Morphological method for the diagnosis of human adult type hypolactasia

L. Maiuri, M. Rossi, V. Raia, F. Paparo, S. Coletta, F. Mazzeo, A. Breglia, S. Auricchio

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Abstract

The primary adult type hypolactasia is the most common form of genetically determined disaccharidase deficiency. This study examined a large and homogeneous population of the south of Italy: surgical biopsy specimens of proximal jejunum from 178 adult subjects have been assayed for disaccharidase activities; the expression of lactase protein and lactase activity has also been investigated on tissue sections by immunomorphological and enzymohistochemical techniques. Histograms of lactase to sucrase ratio were found to provide a useful distribution of the lactase activity; a lactase to sucrase ratio of 0.17 was found to show discrimination between tissues with persistence of high lactase activity and tissues with adult type hypolactasia. In all 28 subjects with persistent high lactase activity, a uniform distribution of lactase protein and lactase activity in all villus enterocytes was detected, whereas in all 150 subjects with adult type hypolactasia a variable number of villus enterocytes failed to express the lactase. Moreover in hypolactasic samples the lactase activity on tissue sections was constantly detected later than in samples with persistent high lactase activity. The absolute correlation between the immunohistochemical and enzymohistochemical features and the assessment of lactase activity in intestinal homogenates suggests that the morphological criteria are an alternative method for the diagrosis of adult type hypolactasia in human biopsy specimens from proximal small jejunum.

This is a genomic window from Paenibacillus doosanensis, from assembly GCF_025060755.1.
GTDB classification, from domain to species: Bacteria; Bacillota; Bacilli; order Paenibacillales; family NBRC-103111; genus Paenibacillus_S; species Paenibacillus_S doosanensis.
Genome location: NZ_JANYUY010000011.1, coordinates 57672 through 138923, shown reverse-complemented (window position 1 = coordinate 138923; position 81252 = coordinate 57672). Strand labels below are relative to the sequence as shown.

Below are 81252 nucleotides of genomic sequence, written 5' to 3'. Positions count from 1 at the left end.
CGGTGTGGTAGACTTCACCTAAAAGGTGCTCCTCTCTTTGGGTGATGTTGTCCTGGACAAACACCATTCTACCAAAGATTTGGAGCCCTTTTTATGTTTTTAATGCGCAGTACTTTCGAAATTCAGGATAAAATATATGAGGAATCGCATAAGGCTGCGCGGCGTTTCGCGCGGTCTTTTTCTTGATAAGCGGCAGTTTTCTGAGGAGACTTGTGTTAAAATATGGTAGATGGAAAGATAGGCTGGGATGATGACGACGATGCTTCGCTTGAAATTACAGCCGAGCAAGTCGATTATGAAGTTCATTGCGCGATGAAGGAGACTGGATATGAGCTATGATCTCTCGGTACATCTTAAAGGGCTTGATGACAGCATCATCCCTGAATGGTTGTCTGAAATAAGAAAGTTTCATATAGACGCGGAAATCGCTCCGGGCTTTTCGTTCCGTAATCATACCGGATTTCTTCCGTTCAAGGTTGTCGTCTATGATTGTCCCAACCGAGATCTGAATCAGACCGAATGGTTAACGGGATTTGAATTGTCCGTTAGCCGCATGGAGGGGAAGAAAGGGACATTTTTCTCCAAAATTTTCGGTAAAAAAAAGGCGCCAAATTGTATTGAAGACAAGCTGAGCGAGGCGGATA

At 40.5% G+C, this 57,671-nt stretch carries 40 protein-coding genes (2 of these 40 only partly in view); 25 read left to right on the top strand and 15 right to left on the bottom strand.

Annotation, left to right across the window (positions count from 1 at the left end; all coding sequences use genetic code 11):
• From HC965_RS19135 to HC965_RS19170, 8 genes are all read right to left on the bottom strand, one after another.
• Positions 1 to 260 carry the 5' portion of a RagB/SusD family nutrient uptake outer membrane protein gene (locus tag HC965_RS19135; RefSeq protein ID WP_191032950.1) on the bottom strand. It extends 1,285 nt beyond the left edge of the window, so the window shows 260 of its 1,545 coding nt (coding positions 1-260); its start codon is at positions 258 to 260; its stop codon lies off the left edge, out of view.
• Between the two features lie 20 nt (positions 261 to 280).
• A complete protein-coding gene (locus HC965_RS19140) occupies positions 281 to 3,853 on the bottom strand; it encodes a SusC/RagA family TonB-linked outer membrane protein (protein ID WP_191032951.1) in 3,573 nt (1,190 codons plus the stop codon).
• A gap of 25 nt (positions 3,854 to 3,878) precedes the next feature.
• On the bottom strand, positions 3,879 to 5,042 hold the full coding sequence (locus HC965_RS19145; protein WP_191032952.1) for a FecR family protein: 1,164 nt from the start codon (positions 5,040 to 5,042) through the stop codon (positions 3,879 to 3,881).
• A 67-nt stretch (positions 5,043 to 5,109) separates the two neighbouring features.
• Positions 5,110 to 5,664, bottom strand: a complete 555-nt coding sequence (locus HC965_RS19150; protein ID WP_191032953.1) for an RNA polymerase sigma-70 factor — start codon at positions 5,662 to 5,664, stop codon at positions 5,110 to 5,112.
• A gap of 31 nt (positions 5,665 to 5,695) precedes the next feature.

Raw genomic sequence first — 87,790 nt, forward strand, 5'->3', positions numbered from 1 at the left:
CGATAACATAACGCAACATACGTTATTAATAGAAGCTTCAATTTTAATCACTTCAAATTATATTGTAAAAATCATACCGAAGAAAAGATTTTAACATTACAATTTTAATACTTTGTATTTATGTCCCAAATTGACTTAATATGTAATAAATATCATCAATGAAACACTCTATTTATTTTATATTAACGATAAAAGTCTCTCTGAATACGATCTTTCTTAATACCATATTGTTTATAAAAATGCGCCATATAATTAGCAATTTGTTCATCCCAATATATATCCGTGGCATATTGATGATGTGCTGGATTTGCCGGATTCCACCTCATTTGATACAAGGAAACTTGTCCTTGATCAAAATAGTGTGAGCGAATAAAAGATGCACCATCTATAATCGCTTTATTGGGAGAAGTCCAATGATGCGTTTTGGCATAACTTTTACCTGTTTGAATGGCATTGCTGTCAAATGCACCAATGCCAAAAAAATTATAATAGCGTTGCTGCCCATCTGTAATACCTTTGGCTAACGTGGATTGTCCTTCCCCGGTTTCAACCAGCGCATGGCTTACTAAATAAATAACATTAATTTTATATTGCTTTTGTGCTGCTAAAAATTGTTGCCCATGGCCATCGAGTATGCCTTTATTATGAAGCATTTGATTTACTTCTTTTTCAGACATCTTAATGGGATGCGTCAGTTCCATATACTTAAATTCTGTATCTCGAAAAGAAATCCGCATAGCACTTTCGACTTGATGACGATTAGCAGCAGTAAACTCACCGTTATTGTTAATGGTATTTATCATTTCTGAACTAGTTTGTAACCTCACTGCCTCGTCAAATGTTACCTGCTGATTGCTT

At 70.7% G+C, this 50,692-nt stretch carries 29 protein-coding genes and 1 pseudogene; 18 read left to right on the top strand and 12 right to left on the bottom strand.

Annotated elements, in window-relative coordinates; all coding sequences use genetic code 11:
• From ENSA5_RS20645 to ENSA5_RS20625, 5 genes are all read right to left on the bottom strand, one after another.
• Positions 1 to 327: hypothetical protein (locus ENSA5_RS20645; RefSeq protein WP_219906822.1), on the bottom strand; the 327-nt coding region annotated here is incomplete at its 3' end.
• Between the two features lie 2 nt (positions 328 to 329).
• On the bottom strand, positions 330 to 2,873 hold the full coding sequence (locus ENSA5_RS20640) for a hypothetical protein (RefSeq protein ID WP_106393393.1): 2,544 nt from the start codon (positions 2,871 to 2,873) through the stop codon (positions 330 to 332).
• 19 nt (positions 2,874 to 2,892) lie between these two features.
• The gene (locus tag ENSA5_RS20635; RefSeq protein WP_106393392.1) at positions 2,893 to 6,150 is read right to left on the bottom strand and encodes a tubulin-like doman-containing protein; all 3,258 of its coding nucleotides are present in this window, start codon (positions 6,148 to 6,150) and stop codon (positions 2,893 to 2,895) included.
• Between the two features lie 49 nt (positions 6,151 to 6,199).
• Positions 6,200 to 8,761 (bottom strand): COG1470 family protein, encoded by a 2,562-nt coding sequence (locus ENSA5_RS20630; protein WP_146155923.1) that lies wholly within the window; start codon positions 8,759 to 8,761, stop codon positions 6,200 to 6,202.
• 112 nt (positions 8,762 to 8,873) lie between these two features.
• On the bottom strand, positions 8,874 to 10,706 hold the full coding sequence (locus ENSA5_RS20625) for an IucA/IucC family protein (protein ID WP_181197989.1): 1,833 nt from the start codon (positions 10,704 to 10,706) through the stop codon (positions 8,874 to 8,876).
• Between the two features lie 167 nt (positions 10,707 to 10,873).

Original languageEnglish
Pages (from-to)1042-1046
Number of pages5
JournalGut
Volume35
Issue number8
Publication statusPublished - Aug 1994

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ASJC Scopus subject areas

  • Gastroenterology
  • Public Health, Environmental and Occupational Health

Cite this

Maiuri, L., Rossi, M., Raia, V., Paparo, F., Coletta, S., Mazzeo, F., Breglia, A., & Auricchio, S. (1994). Morphological method for the diagnosis of human adult type hypolactasia. Gut, 35(8), 1042-1046.